Hallmarking is a legal requirement of jewellers, and involves an independent body assessing and certifying the fineness of metal. It’s not possible to judge this by the way a metal looks or feels, so in order for a customer to know to what extent the precious metal has been alloyed with others for increased strength, wearability, or workability, the hallmark shows the amount of pure metal present. The practice of hallmarking began in the middle ages.
Hallmarks are used on jewellery containing platinum, gold, palladium and silver, and tell us where the piece was hallmarked, what it’s made from, and who sent it for hallmarking. It’s legally required for silver over 7.78g, gold and palladium over 1g, and platinum over 0.5g to have a UK recognised hallmark, according to the Hallmarking Act 1973.
A hallmark is a government seal that’s stamped onto precious metal objects, such as jewellery or silverware. The purpose of a hallmark is to certify the metal purity of the item. Only a UK Government Assay Office can apply a hallmark. Testing precious metals for purity is called “assaying” - hence the name. There are four ‘Assay Offices’ where jewellery is hallmarked in the UK, in London, Sheffield, Birmingham and Edinburgh. The oldest, Goldsmiths’ Company Assay Office in London, began hallmarking in the year 1327.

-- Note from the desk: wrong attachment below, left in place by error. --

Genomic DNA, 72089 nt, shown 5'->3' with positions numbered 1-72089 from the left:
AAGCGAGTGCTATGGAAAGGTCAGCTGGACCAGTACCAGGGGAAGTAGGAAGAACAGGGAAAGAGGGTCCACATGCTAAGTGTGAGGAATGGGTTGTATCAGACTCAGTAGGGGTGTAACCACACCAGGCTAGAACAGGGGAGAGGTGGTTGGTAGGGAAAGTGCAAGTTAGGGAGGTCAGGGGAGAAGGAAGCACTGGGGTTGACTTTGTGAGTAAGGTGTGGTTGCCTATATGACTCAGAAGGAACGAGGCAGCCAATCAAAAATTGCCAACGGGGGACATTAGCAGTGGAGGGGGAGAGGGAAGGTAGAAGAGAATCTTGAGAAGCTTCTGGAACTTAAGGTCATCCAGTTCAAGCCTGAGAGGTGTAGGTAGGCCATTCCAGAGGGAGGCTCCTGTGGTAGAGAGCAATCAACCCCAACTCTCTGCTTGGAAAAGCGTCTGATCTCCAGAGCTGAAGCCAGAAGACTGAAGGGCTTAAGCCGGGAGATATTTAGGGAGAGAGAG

Compulsory hallmarking means that the public will always have a guarantee of quality. Likewise, legitimate jewellers are protected from unlawful competitors who might try to pass off low quality jewellery as the “real deal”. The only exception to the law on hallmarking is for extremely light pieces of jewellery that weigh under a certain number of grams (1g for gold, 0.5g for platinum, and 7.78g for silver). In reality, this means small pieces like earrings. Otherwise, it’s illegal to claim a piece of jewellery contains a precious metal (even if it does!) if it’s not hallmarked. It’s also illegal to remove, alter or counterfeit a mark.
Traditionally applied by striking with a punch, hallmarks can now also be applied using lasers. The normal form of a hallmark is a horizontal mark with minimal spacing between the marks, which are 0.5mm-1mm in height. ‘Feature marks’, which are more complex, take more time and are costly to do. Many objects are still stamped by hand, exactly as they were 700 years ago.
Only jewellery that carries an officially registered British or international hallmark can be sold in the UK. A hallmark will usually include the Assay Office town mark such as the London Assay Office, together with 2-4 additional marks, such as a date letter, a metal standard symbol or a duty stamp. There are hundreds of registered hallmark elements. If in doubt, you can contact the International Association of Assay Offices for more information.
When purchasing one of our pieces you will find on our bespoke jewellery or our collection pieces our makers mark, the date letter, the metal fineness such as 375 for 9ct gold, 750 for 18ct gold or 950 for platinum. We also get all of our pieces hallmarked at the London Assay office so you will see their assay office logo of a leopards head, lastly as mentioned above you will find a date letter of the year the piece was made in.
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